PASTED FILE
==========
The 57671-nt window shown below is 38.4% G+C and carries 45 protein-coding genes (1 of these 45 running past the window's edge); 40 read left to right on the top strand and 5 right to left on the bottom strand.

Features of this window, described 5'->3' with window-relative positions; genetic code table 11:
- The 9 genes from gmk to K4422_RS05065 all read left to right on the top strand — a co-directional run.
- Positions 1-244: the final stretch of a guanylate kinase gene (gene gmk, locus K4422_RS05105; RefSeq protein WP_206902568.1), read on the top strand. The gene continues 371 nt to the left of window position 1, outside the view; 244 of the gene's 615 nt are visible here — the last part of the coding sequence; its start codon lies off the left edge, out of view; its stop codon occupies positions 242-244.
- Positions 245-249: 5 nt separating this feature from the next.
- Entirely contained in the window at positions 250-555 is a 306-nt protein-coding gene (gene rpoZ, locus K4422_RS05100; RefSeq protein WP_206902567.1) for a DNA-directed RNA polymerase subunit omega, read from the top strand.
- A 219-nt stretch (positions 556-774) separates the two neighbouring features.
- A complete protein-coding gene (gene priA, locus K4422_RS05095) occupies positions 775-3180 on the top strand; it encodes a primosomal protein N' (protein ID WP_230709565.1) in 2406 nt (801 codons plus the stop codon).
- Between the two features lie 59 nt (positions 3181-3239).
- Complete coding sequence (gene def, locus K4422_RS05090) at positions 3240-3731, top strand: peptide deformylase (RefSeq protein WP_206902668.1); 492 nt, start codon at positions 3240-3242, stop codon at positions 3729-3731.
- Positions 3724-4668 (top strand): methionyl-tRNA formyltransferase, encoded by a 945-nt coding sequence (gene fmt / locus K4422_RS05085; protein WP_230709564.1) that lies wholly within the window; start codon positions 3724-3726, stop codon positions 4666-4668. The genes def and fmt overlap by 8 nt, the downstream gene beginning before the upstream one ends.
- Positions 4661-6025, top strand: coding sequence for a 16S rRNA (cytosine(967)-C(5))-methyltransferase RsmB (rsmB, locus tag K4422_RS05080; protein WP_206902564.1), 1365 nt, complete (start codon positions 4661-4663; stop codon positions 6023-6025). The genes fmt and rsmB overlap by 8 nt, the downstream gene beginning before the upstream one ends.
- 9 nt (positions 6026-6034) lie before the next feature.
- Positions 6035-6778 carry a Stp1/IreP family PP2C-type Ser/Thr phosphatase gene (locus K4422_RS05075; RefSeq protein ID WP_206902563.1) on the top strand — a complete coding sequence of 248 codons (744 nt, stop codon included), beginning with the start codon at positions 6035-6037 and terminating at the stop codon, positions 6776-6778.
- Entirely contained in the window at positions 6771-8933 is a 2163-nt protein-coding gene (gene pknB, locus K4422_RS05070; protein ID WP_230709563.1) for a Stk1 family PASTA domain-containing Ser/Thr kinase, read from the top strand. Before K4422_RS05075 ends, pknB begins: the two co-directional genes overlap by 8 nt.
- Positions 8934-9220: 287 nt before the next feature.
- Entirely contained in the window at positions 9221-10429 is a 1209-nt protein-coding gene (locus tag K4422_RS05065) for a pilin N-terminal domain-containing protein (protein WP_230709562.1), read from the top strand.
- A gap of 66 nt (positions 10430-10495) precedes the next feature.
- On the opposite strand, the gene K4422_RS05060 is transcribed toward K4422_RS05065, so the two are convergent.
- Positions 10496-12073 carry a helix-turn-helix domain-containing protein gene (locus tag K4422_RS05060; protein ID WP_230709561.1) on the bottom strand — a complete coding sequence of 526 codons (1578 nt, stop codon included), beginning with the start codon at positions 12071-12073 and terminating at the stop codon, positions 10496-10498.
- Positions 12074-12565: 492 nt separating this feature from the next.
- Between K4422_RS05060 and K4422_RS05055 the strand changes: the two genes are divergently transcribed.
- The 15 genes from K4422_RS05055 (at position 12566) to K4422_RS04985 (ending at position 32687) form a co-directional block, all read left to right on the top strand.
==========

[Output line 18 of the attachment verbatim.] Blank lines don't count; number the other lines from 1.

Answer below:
- A gap of 66 nt (positions 10430-10495) precedes the next feature.